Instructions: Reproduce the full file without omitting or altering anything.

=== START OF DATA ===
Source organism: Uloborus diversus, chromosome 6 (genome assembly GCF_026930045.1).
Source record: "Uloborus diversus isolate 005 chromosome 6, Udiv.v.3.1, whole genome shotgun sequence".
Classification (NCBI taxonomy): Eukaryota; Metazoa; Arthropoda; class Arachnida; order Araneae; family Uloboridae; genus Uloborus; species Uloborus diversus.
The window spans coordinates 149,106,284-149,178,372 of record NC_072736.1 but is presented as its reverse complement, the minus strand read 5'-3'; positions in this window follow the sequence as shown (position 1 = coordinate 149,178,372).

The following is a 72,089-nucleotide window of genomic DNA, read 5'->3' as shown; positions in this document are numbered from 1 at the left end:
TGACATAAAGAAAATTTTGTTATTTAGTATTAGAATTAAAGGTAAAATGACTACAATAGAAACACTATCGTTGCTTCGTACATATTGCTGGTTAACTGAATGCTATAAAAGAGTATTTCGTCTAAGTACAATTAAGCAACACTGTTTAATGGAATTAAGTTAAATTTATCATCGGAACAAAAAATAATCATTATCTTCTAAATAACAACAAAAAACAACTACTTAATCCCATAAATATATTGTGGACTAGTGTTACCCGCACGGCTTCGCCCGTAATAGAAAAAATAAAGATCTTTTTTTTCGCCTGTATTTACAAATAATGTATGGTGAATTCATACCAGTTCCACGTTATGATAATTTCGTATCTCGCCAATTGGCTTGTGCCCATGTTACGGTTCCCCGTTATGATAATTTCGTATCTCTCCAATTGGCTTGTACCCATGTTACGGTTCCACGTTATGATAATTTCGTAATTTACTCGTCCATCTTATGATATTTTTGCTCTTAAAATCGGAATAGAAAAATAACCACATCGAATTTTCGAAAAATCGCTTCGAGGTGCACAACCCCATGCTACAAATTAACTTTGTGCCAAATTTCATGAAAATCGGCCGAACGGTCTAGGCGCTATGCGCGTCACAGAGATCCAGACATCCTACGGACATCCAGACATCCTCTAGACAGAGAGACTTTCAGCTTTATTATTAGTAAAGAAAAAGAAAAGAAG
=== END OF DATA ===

Source organism: Uloborus diversus, chromosome 6 (genome assembly GCF_026930045.1).
Source record: "Uloborus diversus isolate 005 chromosome 6, Udiv.v.3.1, whole genome shotgun sequence".
Classification (NCBI taxonomy): Eukaryota; Metazoa; Arthropoda; class Arachnida; order Araneae; family Uloboridae; genus Uloborus; species Uloborus diversus.
The window spans coordinates 149,106,284-149,178,372 of record NC_072736.1 but is presented as its reverse complement, the minus strand read 5'-3'; positions in this window follow the sequence as shown (position 1 = coordinate 149,178,372).

The following is a 72,089-nucleotide window of genomic DNA, read 5'->3' as shown; positions in this document are numbered from 1 at the left end:
TGACATAAAGAAAATTTTGTTATTTAGTATTAGAATTAAAGGTAAAATGACTACAATAGAAACACTATCGTTGCTTCGTACATATTGCTGGTTAACTGAATGCTATAAAAGAGTATTTCGTCTAAGTACAATTAAGCAACACTGTTTAATGGAATTAAGTTAAATTTATCATCGGAACAAAAAATAATCATTATCTTCTAAATAACAACAAAAAACAACTACTTAATCCCATAAATATATTGTGGACTAGTGTTACCCGCACGGCTTCGCCCGTAATAGAAAAAATAAAGATCTTTTTTTTCGCCTGTATTTACAAATAATGTATGGTGAATTCATACCAGTTCCACGTTATGATAATTTCGTATCTCGCCAATTGGCTTGTGCCCATGTTACGGTTCCCCGTTATGATAATTTCGTATCTCTCCAATTGGCTTGTACCCATGTTACGGTTCCACGTTATGATAATTTCGTAATTTACTCGTCCATCTTATGATATTTTTGCTCTTAAAATCGGAATAGAAAAATAACCACATCGAATTTTCGAAAAATCGCTTCGAGGTGCACAACCCCATGCTACAAATTAACTTTGTGCCAAATTTCATGAAAATCGGCCGAACGGTCTAGGCGCTATGCGCGTCACAGAGATCCAGACATCCTACGGACATCCAGACATCCTCTAGACAGAGAGACTTTCAGCTTTATTATTAGTAAAGAAAAAGAAAAGAAG